Costume Designers Discuss Pay Inequality: ‘This is About Feeling Devalued’

Labor News, Industry News

Photo by Chris Pizzello/Invision/AP/Shutterstock; Salvador Perez, president of the Costume Designers Guild, holds up a "Pay Equity Now" sign during the 22nd Annual Costume Designers Guild Awards at the Beverly Hilton, in Beverly Hills, California 22nd Annual Costume Designers Guild Awards; January 28, 2020.

Reprinted from Variety by on February 6, 2020.

Costume designers have been fighting for pay equity for years, gearing up for their 2021 contract negotiations by establishing a committee highlighting the difference in pay between the mostly female Costumer Designers Guild and the primarily male membership of the Art Directors Guild Local 800. According to Amy Roth, who designed costumes on Motherless Brooklyn and Madame Secretary, those gender issues are at the heart of the matter.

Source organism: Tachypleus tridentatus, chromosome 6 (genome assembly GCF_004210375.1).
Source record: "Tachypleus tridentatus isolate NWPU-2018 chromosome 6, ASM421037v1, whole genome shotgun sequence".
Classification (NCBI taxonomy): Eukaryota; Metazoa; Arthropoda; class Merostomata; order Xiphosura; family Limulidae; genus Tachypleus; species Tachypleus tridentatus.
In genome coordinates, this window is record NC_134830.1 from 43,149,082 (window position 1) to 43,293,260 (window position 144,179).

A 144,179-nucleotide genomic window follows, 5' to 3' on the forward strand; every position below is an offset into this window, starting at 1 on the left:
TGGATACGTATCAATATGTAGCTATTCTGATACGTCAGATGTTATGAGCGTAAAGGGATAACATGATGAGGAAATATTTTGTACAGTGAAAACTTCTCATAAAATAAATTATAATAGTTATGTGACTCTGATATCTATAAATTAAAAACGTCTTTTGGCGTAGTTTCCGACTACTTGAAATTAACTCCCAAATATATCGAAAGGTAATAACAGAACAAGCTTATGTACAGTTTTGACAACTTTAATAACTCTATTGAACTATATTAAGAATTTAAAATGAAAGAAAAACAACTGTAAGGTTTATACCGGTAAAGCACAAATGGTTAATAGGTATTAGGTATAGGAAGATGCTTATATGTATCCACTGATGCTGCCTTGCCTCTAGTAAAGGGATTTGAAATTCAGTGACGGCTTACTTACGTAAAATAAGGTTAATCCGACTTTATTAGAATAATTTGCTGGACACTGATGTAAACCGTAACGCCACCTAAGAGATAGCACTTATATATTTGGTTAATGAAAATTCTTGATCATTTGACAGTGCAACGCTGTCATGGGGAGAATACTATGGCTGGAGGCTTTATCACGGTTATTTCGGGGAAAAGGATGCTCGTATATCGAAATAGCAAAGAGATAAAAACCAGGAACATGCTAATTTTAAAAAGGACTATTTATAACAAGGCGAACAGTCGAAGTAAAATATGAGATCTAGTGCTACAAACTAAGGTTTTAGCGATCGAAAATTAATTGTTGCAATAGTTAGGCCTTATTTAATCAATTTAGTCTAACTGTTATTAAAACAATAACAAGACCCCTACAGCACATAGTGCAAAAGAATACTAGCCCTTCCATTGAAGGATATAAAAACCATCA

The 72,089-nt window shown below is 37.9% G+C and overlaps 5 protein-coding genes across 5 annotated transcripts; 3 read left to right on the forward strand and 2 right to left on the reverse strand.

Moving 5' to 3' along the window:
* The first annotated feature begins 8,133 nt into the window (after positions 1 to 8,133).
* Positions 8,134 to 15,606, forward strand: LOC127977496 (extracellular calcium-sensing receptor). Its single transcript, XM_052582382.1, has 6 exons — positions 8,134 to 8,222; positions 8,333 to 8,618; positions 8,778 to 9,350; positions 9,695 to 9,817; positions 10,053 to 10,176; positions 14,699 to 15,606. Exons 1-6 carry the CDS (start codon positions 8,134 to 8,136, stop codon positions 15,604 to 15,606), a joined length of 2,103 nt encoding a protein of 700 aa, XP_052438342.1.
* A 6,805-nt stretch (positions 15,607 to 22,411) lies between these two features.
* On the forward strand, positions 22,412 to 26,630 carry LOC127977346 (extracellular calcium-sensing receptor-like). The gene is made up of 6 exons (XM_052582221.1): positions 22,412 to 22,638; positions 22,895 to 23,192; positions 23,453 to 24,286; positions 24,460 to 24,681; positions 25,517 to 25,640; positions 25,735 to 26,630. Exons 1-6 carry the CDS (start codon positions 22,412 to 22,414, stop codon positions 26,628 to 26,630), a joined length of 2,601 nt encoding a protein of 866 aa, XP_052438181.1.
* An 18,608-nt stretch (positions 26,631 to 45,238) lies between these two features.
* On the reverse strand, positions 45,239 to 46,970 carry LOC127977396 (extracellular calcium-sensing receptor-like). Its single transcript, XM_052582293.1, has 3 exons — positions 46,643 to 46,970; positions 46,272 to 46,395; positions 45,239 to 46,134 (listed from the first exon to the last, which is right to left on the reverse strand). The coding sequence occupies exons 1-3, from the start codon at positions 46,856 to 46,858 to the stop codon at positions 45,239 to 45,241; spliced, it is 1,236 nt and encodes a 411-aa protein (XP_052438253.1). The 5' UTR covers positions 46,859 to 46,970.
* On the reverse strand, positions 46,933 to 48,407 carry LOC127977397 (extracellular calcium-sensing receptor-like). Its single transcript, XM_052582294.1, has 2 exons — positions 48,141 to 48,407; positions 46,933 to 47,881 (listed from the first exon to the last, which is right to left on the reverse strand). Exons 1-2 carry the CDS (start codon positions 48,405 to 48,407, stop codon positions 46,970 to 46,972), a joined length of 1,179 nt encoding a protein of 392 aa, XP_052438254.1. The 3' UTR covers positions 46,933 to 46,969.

“As a costume designer, I can definitely say that we are arguing up from these decades-long, outdated scale rates, based on it being considered women’s work,” Roth tells Variety.

Costume design has been viewed as a traditionally female universe as opposed to production design, a field largely occupied by men and one that typically sees higher pay than costume design.

“Here’s the issue,” says Salvador Perez, president of the Costume Designers Guild. “Costume designers are 85% women. Production designers are 85% men. We are working for hire. They build. We are two department heads doing what I think is an equal job. But because we are mostly women, we are getting paid less and I think that’s something that needs to be addressed as part of this movement.” …

Variety 2/6

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About Jeffrey Burman 5243 Articles
Jeff Burman served on the Guild’s Board of Directors from 1992 to 2019. He is now retired. He can be reached at

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